Friday, April 4, 2014

It Never Quite Goes Away

I said before that I was going to delete this but I realized that was a bad idea. I was upset and rightfully so, but you have to pick yourself up and move on.

Today I went to an awards ceremony sponsored by my Center and It gave awards to various Black members of the health industry for their work in bettering the health of minorities (especially the black community. They ranged from CEOs to members of major pharmaceutical companies to former Surgeon Generals to Doctors, Lawyers and Pioneers in HIV/AIDs research and prevention.

While they were going through their bios and they each got on the stage to give a speech, I realized there was something missing from my life.  I was talking to someone I knew there and we both were thinking "OMG we need to get our lives together. I feel like I haven't done anything." We really felt like we had a lot of catching up to do, not realizing at the time that many of them were old enough to be our parents and grandparents (no offense to those lovely honorees..that looked great for their ages I might add.)

But there was a story that Dr. Benjamin, former Surgeon General said that stuck with me. She told of a case where she wasn't culturally competent despite them having the same skin tone. I realized that despite the data, journals, peer-reviewed articles, that I do not see the day-to-day issues of cultural competence that patients go through everyday. I work to help eliminate something that I have rarely witnessed first hand. I can rattle off stories, case-studies, and examples of culturally incompetent health workers, but I can't give a personal story.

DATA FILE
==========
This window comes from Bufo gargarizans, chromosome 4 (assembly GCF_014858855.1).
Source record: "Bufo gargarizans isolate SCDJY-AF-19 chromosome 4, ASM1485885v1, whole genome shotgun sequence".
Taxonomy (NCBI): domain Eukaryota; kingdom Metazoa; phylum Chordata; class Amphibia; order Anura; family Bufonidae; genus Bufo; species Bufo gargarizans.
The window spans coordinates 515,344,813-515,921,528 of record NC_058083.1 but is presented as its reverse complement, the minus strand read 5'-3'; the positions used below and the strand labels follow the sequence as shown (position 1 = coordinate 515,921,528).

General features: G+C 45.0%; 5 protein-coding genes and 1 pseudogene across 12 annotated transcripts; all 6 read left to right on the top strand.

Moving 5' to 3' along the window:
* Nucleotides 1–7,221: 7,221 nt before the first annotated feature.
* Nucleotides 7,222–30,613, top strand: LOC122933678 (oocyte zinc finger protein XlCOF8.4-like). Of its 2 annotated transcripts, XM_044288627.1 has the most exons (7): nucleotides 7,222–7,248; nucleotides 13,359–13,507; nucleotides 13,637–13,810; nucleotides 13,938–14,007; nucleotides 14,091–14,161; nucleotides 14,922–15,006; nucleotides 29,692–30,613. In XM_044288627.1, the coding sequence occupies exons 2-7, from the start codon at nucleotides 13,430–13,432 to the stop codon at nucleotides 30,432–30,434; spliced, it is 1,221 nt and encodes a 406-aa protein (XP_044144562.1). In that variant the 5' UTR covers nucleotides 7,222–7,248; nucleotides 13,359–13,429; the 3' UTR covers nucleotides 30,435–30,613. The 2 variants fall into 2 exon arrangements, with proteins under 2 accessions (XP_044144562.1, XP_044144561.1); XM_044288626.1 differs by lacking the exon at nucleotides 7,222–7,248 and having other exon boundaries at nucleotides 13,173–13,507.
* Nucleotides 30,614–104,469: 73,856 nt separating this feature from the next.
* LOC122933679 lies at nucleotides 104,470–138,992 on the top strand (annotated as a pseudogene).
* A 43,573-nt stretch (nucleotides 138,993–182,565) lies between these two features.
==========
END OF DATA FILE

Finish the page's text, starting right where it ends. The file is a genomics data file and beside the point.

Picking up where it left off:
I started to wonder as the night went on how I could do more. What am I not doing? What do I offer that could potentially make more of a difference in someone's life. While I don't know the answer to that, I think its a question I needed to ask.

We all want to think we're making a difference. But sometimes we fail to realize just how much work that can be or how to go about doing it. I think I am going to have to think long and hard about my next steps because no matter what I do, I know that I want to improve the health and quality of care for people of color.While we won't be minorities for long, our health indicators show we have a long way to go before we can truly have a healthy nation.